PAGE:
Letter 122

, par Stewart

Rica to Ibben in Smyrna

You have heard a thousand times about the famous king of Sweden. He was besieging a stronghold in a kingdom they call Norway ; as he was visiting the trench alone with an engineer, he received a blow in the head from which he died. Immediately they had his prime minister arrested ; the Estates assembled, and condemned him to lose his head. [1]

He was accused of a great crime, which was to have slandered the nation, and causing it to lose its king’s confidence : a deed which, as I see it, deserves a thousand deaths.

For if it is an evil deed to tarnish the least of his subjects in the mind of the prince, what is it when one tarnishes the entire nation, causes it to lose the benevolence of him whom Providence has established to protect its happiness ?

I would like for men to speak to kings the way angels speak to our holy Prophet.

You know that at sacred banquets, where the Lord of lords [2] descends from earth’s most sublime throne to mingle with his slaves, I have made it a stern rule to cage an indocile tongue. No one has ever heard me let loose a single word that could be bitter for the least of his subjects ; when I have had to cease being discreet, I have never ceased being a gentleman, and in this test of our loyalty I have risked my life, and never my virtue.

I do not know how it happens that there is almost never a prince so cruel that his minister is not even more so ; if he commits some evil deed, it has almost always been suggested to him, so the ambition of princes is never as dangerous as the baseness of spirit of his counselors. But do you understand that a man who has only been in the ministry since yesterday, and who may not be tomorrow, can the enemy of himself, his family, his homeland, and of the people that will forever arise from the man he is going to oppress ?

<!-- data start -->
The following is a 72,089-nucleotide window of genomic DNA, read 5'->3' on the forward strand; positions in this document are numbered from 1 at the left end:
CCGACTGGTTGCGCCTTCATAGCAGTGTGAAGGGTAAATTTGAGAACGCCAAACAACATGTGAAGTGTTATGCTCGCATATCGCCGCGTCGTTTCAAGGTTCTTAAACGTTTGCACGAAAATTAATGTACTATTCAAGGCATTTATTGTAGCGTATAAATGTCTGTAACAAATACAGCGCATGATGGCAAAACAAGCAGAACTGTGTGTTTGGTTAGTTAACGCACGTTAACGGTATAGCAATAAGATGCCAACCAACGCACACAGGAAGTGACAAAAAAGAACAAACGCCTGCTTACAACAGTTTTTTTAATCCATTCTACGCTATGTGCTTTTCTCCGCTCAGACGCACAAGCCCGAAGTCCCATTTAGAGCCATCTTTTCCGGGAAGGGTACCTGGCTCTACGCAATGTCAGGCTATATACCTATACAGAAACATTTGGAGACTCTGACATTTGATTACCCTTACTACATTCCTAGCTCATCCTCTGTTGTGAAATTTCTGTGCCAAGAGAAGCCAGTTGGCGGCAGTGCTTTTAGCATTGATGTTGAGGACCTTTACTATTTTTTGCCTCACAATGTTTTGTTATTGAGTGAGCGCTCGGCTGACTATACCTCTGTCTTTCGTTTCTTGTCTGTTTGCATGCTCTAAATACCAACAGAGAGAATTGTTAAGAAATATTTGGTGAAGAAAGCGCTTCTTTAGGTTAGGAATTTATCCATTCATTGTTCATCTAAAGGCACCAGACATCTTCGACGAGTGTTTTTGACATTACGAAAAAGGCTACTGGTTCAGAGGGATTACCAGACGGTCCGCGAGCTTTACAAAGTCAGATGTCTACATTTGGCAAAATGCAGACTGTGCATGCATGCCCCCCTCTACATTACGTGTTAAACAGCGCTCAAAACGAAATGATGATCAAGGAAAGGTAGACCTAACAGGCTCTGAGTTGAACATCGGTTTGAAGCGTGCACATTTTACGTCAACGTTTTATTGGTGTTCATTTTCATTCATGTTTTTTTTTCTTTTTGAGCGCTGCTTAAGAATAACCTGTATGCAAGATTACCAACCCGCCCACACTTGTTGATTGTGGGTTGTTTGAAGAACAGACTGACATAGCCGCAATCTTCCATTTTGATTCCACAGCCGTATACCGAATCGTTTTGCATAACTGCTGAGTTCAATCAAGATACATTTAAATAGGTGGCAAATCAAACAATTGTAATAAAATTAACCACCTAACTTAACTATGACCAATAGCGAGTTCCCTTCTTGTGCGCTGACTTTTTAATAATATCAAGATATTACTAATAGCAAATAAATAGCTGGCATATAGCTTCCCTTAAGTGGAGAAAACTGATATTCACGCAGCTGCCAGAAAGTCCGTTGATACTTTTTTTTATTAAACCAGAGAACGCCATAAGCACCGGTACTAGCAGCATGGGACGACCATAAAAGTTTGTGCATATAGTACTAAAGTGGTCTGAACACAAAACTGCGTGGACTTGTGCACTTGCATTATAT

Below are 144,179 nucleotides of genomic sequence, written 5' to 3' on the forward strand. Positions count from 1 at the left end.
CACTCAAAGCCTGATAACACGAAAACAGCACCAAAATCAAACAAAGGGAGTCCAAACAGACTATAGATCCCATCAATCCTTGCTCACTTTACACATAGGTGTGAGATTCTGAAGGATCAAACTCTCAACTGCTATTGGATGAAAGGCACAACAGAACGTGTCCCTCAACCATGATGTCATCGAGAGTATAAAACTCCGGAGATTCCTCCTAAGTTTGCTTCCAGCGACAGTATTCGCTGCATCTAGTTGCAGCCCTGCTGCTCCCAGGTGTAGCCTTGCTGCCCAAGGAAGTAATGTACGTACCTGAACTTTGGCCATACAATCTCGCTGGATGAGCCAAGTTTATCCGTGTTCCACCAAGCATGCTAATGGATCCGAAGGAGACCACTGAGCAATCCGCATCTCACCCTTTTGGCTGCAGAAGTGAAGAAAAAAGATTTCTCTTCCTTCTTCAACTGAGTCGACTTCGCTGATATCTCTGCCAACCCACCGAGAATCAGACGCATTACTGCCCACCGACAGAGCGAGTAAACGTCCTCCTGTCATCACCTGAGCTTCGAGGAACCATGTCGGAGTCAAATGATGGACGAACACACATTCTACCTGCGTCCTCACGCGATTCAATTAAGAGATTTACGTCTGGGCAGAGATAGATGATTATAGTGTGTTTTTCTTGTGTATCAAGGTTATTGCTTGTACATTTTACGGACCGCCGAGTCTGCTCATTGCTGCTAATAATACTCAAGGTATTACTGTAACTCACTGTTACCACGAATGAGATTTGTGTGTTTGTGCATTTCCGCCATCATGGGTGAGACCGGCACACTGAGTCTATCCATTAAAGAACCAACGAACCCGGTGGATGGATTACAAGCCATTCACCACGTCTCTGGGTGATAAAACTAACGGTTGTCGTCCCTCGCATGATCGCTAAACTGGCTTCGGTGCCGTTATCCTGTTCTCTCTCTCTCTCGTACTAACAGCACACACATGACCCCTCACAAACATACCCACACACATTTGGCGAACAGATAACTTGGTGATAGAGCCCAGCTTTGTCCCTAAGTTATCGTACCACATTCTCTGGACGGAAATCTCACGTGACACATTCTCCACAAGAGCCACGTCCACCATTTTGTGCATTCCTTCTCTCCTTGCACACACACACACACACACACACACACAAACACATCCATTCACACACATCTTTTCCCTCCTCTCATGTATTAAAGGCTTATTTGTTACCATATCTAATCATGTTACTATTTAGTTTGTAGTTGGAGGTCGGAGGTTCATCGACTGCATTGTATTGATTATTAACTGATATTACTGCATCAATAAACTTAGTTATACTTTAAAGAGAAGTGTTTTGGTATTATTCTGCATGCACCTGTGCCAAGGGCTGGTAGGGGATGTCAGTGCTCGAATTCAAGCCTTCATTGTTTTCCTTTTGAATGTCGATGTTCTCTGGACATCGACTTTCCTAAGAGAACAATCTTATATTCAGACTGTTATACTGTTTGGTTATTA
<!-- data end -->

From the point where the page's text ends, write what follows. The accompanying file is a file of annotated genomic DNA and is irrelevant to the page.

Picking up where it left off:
A prince has passions, the minister stirs them ; that is the direction in which he steers his ministry. He has no other goal, nor wishes to know one. The courtiers seduce him with their praise, and he flatters him more dangerously with his counsel, with the designs he suggests to him, and by the maxima he proposes to him.

Paris this 25th day of the moon of Saphar 1719


[1The Gazette d’Amsterdam of 7 February 1719 reported the circumstances of Görtz’s arrest ; it was said then that a council was formed to examine his conduct on 10 January. On 10 February it related the confiscation of the money he had amassed. To assure Charles XII’s warlike policy, Görtz had taxed private fortunes and created paper money ; his unpopularity was to favor an aristocratic reaction and the king’s death. All this suggests a connection with Law.

[2The same epithets are employed in letter 49 to put into relief the idolatrous aspects of despotism : cf. I Timothy 6:15 : “the King of kings, and Lord of lords.”